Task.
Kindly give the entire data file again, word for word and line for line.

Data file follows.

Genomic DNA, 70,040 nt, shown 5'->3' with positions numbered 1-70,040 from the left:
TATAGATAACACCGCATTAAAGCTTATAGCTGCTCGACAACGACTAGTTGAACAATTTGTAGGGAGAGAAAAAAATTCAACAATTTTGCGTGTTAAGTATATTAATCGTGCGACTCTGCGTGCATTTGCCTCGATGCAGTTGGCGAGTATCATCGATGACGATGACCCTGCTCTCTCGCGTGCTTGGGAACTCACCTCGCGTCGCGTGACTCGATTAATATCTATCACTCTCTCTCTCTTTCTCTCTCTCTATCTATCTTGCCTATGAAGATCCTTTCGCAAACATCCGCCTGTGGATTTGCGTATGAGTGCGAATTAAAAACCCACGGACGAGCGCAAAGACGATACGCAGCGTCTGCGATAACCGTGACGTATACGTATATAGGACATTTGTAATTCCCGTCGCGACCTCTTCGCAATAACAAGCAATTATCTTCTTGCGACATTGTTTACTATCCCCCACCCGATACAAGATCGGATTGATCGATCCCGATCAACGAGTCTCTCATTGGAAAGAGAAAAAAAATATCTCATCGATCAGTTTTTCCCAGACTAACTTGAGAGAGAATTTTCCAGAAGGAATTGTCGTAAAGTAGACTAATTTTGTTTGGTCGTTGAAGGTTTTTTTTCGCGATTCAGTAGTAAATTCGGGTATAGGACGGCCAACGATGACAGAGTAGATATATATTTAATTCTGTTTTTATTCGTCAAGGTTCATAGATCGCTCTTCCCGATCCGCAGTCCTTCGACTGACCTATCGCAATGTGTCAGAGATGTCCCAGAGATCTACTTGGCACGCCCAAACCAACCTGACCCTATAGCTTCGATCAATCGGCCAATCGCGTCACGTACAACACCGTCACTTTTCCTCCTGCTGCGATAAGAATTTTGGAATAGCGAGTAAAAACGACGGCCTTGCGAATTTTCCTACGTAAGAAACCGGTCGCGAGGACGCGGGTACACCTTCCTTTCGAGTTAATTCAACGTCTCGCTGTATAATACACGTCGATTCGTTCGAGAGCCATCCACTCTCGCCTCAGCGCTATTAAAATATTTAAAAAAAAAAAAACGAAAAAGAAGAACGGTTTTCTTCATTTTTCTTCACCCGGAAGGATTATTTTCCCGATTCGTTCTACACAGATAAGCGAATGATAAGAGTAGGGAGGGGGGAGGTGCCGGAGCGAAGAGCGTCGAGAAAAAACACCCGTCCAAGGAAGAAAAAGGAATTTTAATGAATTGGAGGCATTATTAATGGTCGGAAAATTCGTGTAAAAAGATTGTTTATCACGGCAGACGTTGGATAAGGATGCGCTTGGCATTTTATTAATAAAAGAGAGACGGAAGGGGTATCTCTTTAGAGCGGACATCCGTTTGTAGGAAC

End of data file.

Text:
Genomic DNA, 70,040 nt, shown 5'->3' with positions numbered 1-70,040 from the left:
TATAGATAACACCGCATTAAAGCTTATAGCTGCTCGACAACGACTAGTTGAACAATTTGTAGGGAGAGAAAAAAATTCAACAATTTTGCGTGTTAAGTATATTAATCGTGCGACTCTGCGTGCATTTGCCTCGATGCAGTTGGCGAGTATCATCGATGACGATGACCCTGCTCTCTCGCGTGCTTGGGAACTCACCTCGCGTCGCGTGACTCGATTAATATCTATCACTCTCTCTCTCTTTCTCTCTCTCTATCTATCTTGCCTATGAAGATCCTTTCGCAAACATCCGCCTGTGGATTTGCGTATGAGTGCGAATTAAAAACCCACGGACGAGCGCAAAGACGATACGCAGCGTCTGCGATAACCGTGACGTATACGTATATAGGACATTTGTAATTCCCGTCGCGACCTCTTCGCAATAACAAGCAATTATCTTCTTGCGACATTGTTTACTATCCCCCACCCGATACAAGATCGGATTGATCGATCCCGATCAACGAGTCTCTCATTGGAAAGAGAAAAAAAATATCTCATCGATCAGTTTTTCCCAGACTAACTTGAGAGAGAATTTTCCAGAAGGAATTGTCGTAAAGTAGACTAATTTTGTTTGGTCGTTGAAGGTTTTTTTTCGCGATTCAGTAGTAAATTCGGGTATAGGACGGCCAACGATGACAGAGTAGATATATATTTAATTCTGTTTTTATTCGTCAAGGTTCATAGATCGCTCTTCCCGATCCGCAGTCCTTCGACTGACCTATCGCAATGTGTCAGAGATGTCCCAGAGATCTACTTGGCACGCCCAAACCAACCTGACCCTATAGCTTCGATCAATCGGCCAATCGCGTCACGTACAACACCGTCACTTTTCCTCCTGCTGCGATAAGAATTTTGGAATAGCGAGTAAAAACGACGGCCTTGCGAATTTTCCTACGTAAGAAACCGGTCGCGAGGACGCGGGTACACCTTCCTTTCGAGTTAATTCAACGTCTCGCTGTATAATACACGTCGATTCGTTCGAGAGCCATCCACTCTCGCCTCAGCGCTATTAAAATATTTAAAAAAAAAAAAACGAAAAAGAAGAACGGTTTTCTTCATTTTTCTTCACCCGGAAGGATTATTTTCCCGATTCGTTCTACACAGATAAGCGAATGATAAGAGTAGGGAGGGGGGAGGTGCCGGAGCGAAGAGCGTCGAGAAAAAACACCCGTCCAAGGAAGAAAAAGGAATTTTAATGAATTGGAGGCATTATTAATGGTCGGAAAATTCGTGTAAAAAGATTGTTTATCACGGCAGACGTTGGATAAGGATGCGCTTGGCATTTTATTAATAAAAGAGAGACGGAAGGGGTATCTCTTTAGAGCGGACATCCGTTTGTAGGAAC